Giving Compass’ Take:
• The author explains the origin and roots of the charitable sector and then offers insight as to the future hurdles that the nonprofit sector will most likely have to face.
• How can philanthropists and nonprofits collaborate more effectively to offer successful services?
• Read about why foundations need to re-evaluate money and power dynamics in their relationships with nonprofits.
How did civil society develop in the United States, and where does it stand today?
To begin answering this question—and because I’m an academic focused on the charitable portion of the nonprofit sector—I believe it’s helpful to start by using available data to identify the major features of today’s 501(c)(3) charitable sector.
Beyond the tax code, the growth of the charitable sector has several sources, according to historian David Hammack and other experts. First, increasing affluence in the United States, especially after World War II, meant that richer Americans could afford to give more to charities. They could also afford to buy more services from nonprofit hospitals and universities.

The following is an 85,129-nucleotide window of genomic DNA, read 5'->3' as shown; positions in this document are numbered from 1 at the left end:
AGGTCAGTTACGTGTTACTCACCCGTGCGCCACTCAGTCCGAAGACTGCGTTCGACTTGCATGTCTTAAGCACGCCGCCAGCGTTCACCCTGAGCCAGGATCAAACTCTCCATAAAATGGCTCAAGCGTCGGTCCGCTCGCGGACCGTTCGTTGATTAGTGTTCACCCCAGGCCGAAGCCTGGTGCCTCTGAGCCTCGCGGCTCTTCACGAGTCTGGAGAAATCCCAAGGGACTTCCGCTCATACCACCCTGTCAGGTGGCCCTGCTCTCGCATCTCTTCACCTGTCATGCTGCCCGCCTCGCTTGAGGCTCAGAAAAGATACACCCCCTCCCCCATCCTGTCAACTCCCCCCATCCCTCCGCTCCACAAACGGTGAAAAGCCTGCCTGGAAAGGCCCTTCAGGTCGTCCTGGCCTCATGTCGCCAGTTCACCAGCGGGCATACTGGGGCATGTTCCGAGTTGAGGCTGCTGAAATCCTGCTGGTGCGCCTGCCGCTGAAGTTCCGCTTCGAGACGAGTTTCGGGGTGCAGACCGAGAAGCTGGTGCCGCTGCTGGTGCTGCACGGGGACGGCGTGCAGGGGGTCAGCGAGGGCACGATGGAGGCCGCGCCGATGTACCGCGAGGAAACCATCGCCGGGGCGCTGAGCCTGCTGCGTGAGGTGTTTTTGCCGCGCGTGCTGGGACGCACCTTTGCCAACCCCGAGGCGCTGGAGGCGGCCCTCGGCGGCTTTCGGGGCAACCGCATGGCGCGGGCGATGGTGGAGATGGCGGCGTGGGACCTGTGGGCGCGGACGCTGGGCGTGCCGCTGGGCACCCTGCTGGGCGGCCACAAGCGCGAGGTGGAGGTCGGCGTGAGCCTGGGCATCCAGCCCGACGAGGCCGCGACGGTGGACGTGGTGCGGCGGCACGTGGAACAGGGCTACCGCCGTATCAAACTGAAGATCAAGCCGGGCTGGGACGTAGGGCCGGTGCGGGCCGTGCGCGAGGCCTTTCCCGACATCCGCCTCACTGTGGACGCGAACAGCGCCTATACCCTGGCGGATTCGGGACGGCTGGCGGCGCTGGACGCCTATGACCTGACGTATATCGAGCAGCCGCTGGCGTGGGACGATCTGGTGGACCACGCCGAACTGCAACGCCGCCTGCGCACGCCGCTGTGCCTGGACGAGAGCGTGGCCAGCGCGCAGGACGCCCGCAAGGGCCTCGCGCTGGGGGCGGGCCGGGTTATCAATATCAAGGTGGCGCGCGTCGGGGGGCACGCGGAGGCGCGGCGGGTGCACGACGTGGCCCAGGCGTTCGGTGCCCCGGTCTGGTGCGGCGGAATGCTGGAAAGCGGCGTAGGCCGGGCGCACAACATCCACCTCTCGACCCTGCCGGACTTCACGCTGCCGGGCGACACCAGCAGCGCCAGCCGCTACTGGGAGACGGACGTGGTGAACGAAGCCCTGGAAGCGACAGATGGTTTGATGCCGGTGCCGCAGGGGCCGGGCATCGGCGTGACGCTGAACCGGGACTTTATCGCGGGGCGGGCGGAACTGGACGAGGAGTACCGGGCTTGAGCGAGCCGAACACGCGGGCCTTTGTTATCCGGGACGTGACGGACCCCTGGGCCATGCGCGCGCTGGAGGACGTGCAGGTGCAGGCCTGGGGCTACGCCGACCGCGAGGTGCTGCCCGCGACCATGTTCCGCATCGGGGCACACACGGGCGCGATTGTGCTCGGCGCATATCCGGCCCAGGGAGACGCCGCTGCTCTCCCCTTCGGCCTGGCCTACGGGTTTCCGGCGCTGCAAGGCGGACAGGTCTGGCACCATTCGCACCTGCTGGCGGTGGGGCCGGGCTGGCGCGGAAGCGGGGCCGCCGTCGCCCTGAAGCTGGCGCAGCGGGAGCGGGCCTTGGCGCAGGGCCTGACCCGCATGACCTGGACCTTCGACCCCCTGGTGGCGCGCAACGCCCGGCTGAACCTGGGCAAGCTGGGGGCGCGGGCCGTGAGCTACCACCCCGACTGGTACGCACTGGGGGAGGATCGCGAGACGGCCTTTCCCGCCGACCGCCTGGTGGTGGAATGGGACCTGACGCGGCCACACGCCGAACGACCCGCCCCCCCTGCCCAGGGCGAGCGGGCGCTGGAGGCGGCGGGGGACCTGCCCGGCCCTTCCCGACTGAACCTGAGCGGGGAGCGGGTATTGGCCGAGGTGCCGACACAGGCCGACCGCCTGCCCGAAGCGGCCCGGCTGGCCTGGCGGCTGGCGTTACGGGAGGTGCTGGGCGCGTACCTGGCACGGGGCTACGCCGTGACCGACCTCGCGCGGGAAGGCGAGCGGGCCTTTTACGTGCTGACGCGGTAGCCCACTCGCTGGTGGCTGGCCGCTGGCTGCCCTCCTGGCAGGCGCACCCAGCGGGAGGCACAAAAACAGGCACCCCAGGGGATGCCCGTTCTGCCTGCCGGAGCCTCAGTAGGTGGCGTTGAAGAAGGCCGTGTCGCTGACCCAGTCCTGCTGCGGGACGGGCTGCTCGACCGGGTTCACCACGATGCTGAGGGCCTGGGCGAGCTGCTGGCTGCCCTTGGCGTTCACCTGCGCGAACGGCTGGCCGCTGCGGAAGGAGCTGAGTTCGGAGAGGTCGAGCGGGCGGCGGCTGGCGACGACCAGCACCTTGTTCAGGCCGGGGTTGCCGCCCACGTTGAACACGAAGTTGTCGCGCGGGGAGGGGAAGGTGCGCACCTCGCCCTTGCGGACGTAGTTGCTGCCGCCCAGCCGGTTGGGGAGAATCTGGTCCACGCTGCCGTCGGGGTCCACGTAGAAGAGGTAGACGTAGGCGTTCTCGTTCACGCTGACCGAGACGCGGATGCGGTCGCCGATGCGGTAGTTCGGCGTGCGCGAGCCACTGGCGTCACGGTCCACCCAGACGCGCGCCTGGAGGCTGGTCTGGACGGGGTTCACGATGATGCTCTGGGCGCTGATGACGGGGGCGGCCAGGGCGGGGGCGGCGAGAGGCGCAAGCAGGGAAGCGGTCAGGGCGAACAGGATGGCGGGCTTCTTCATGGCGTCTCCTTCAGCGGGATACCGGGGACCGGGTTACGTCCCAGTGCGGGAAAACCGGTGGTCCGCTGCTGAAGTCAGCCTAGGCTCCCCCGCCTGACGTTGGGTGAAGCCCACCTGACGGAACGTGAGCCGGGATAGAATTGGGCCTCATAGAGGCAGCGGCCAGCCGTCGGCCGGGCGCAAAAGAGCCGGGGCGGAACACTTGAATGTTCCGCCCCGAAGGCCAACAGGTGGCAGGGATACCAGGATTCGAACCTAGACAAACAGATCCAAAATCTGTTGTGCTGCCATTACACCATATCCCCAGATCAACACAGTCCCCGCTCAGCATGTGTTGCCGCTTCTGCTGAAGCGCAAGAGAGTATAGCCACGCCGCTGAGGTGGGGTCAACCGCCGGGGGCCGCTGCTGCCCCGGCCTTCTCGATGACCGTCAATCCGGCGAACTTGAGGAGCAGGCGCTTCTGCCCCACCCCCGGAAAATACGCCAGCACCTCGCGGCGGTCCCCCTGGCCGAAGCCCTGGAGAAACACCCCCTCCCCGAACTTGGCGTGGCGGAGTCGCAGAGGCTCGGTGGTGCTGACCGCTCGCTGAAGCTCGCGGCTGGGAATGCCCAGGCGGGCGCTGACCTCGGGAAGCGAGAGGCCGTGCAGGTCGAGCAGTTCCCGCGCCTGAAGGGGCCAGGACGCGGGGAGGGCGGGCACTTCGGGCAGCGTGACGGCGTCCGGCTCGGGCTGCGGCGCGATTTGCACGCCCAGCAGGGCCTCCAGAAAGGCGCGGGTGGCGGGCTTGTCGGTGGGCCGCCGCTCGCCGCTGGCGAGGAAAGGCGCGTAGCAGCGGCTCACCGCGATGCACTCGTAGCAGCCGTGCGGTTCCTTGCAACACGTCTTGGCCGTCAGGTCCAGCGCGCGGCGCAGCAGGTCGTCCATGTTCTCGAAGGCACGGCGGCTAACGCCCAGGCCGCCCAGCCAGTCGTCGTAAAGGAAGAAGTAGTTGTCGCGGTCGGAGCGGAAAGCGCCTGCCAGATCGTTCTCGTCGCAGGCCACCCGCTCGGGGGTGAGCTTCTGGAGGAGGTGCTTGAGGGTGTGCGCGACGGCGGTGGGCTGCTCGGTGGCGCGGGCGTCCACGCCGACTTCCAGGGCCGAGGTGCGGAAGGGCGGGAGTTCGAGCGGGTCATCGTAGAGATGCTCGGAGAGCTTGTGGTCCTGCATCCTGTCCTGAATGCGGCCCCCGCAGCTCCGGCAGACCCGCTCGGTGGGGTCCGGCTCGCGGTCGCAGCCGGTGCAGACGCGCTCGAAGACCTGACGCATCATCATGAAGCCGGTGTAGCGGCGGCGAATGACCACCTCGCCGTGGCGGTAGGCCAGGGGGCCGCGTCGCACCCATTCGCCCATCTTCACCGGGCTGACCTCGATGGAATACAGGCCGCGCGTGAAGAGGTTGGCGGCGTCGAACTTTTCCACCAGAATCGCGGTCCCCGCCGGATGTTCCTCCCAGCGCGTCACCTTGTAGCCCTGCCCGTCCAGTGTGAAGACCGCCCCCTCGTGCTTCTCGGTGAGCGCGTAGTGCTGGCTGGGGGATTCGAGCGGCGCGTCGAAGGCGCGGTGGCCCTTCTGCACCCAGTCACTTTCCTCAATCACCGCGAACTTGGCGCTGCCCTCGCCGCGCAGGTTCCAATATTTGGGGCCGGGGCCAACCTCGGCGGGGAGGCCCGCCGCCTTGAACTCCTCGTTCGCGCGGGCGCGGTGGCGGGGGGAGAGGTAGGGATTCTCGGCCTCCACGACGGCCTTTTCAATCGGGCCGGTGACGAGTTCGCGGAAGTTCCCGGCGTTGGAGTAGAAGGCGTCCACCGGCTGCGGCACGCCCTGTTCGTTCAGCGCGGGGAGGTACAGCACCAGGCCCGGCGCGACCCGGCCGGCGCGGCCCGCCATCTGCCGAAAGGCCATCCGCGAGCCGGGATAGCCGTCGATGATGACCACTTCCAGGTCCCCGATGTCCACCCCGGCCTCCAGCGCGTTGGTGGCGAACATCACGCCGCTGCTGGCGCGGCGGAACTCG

A second factor is the growth of government. In the United States, government, especially at the federal level, has grown in a distinctive way. Instead of adding large numbers of federal employees, it has contracted with non-federal “third-parties”— including state and local governments, nonprofits, and businesses—to provide federally funded goods and services.
The US charitable sector is vital and diverse, but the growth patterns described above point to several important challenges facing the sector now and into the future.
First, there is the issue that many nonprofit organizations look like businesses, because a large share of their income derives from business-like fees for service. Next, there are worries about philanthropy, which has been stuck for many decades at 2 percent of GDP. While many would like giving to grow above this level, philanthropy may now actually shrink due to recent tax law changes that reduce tax incentives to give.
To gain more influence in policymaking and other arenas, different types of organizations will have to come together, and make a stronger case for the charitable sector as a whole and the important role it plays in our society.
Read the full article about roots of the charitable sector by Alan J. Abramson at Stanford Social Innovation Review
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